The human safety study is attached.



#75 Bzork

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Posted 14 September 2018 - 08:10 PM

I am interested participating in a group buy.

#76 mikey

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Posted 15 September 2018 - 03:17 AM

I am interested participating in a group buy.

 

This makes 14 today, folks. Thank you, Bzork.

 

DOSING
As to dosing, below is what appears to be a good starting point.

 

Note that this first applies to mice given TD intraperitoneal (injected in the abdomen), which was then adjusted for a human equivalent dose (HED).

 

I have not received a reply from Darren who said in another forum that  TD was "orally available," which most of us want. Determining how the intraperitoneal dose for mice in an HED for humans converts to oral use is still a question.

 

While I have not heard back from Darren I did find a study that likely provides some enlightenment. It is a study of DPM-100, an analog of TD.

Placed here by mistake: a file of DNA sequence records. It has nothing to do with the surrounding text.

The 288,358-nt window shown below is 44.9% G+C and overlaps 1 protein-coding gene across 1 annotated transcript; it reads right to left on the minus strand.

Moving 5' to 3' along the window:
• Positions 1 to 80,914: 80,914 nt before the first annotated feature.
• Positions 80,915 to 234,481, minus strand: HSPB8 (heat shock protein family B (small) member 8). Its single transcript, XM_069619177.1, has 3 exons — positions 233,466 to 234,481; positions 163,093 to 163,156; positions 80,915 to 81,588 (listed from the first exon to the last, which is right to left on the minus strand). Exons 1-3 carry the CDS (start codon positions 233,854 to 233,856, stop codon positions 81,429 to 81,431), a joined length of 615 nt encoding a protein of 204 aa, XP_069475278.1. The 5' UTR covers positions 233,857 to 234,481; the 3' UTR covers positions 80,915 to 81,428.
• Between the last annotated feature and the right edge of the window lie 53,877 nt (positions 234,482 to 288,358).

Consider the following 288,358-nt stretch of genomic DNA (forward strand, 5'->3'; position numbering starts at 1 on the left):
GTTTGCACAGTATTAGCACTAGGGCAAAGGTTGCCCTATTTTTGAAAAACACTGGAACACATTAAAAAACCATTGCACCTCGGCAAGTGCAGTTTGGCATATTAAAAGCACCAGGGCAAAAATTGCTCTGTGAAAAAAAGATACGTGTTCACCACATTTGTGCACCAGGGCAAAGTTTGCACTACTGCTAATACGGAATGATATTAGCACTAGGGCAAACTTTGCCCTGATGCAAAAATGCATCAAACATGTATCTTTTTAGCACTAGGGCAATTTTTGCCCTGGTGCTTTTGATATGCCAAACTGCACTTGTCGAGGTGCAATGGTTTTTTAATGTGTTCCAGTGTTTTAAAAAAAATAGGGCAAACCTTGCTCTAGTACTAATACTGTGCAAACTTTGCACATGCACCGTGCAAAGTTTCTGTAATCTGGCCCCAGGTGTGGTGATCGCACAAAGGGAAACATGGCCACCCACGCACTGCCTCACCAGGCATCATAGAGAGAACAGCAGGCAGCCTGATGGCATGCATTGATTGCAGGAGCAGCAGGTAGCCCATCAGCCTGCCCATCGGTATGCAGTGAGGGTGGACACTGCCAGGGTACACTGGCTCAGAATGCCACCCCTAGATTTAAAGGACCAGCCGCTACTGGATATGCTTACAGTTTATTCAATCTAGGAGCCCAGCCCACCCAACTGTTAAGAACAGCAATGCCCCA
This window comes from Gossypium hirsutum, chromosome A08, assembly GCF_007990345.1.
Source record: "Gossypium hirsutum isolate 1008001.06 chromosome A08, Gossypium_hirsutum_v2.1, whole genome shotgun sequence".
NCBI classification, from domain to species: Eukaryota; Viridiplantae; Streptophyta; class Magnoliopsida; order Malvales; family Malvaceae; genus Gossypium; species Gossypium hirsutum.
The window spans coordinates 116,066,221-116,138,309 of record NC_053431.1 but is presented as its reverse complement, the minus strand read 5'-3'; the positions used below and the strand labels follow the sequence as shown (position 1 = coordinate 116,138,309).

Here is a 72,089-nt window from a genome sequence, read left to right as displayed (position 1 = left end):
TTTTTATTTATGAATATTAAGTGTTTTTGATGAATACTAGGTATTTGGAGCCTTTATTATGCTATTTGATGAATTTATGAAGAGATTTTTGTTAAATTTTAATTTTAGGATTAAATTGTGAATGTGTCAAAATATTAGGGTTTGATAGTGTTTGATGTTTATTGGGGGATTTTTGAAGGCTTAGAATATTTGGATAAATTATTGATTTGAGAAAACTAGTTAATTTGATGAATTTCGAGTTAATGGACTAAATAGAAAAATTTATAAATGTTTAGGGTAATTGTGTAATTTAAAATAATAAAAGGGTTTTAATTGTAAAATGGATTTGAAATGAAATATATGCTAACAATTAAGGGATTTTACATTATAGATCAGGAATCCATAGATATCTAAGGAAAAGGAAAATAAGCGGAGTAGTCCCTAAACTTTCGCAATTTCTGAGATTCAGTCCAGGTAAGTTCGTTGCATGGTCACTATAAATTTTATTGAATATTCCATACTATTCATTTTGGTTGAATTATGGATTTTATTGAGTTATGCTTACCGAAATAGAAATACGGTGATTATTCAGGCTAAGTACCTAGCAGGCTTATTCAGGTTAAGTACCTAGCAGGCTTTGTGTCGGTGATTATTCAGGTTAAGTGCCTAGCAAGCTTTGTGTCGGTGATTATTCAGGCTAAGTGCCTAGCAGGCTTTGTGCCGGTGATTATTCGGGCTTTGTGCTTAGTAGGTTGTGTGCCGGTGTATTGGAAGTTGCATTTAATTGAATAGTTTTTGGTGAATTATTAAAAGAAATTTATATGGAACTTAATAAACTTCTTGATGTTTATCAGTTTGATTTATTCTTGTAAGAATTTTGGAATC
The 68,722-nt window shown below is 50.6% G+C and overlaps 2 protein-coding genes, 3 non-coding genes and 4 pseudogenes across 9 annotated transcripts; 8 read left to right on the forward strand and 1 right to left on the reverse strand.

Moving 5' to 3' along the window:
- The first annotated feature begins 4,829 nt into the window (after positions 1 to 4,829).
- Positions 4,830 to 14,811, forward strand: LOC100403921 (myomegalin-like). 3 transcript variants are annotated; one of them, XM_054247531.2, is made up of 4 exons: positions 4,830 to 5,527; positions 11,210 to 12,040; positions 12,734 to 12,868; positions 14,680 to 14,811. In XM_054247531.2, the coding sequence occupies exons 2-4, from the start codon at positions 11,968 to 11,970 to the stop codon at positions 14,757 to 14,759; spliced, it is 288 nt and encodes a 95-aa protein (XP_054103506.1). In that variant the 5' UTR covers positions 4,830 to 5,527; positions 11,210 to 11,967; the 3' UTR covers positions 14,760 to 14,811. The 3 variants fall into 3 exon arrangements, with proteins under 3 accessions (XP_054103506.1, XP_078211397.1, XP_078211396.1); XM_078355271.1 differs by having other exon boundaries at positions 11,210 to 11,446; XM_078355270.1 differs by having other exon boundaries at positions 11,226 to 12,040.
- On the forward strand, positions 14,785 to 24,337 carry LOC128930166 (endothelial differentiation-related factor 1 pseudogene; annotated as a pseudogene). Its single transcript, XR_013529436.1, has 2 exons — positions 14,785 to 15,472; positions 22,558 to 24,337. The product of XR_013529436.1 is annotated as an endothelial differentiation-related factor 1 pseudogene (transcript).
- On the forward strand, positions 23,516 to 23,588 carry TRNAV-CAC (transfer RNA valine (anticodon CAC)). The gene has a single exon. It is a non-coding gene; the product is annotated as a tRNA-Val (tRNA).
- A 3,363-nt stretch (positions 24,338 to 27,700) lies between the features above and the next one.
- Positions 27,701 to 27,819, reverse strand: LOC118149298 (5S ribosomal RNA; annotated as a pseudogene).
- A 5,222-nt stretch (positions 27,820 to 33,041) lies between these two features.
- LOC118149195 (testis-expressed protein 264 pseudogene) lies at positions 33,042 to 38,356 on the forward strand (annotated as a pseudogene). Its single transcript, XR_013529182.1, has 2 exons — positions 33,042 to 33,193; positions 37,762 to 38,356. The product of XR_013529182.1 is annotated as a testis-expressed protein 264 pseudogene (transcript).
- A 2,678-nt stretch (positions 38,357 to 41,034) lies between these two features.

A potent, selective, and orally bioavailable inhibitor of the protein-tyrosine phosphatase PTP1B improves insulin and leptin signaling in animal models.

I have requested the full text from an author on ResearchGate. If I don't get a rapid response I will purchase the full text

As to dosing, quoting from Jules Clement Nguedia Assob, University of Buea:

"There are two conversions to perform. I think you should first convert the dose in Body surface area (BSA) in humans to body weight dose. i.e.: 3700 mg/sq.m (3700/37) is equivalent to 100 mg/kg for humans. 

Divide this value by 12 (the conversion factor from humans to mice) that is 100/12.  This will give you the body-weight dose corresponding to mice = 8.33 mg/kg. Freireich, EJ, et al. Quantitative comparison of toxicity of anticancer agents in mouse, rat, dog, monkey, and man. Cancer Chemother Rep.1966;50(4):219-244.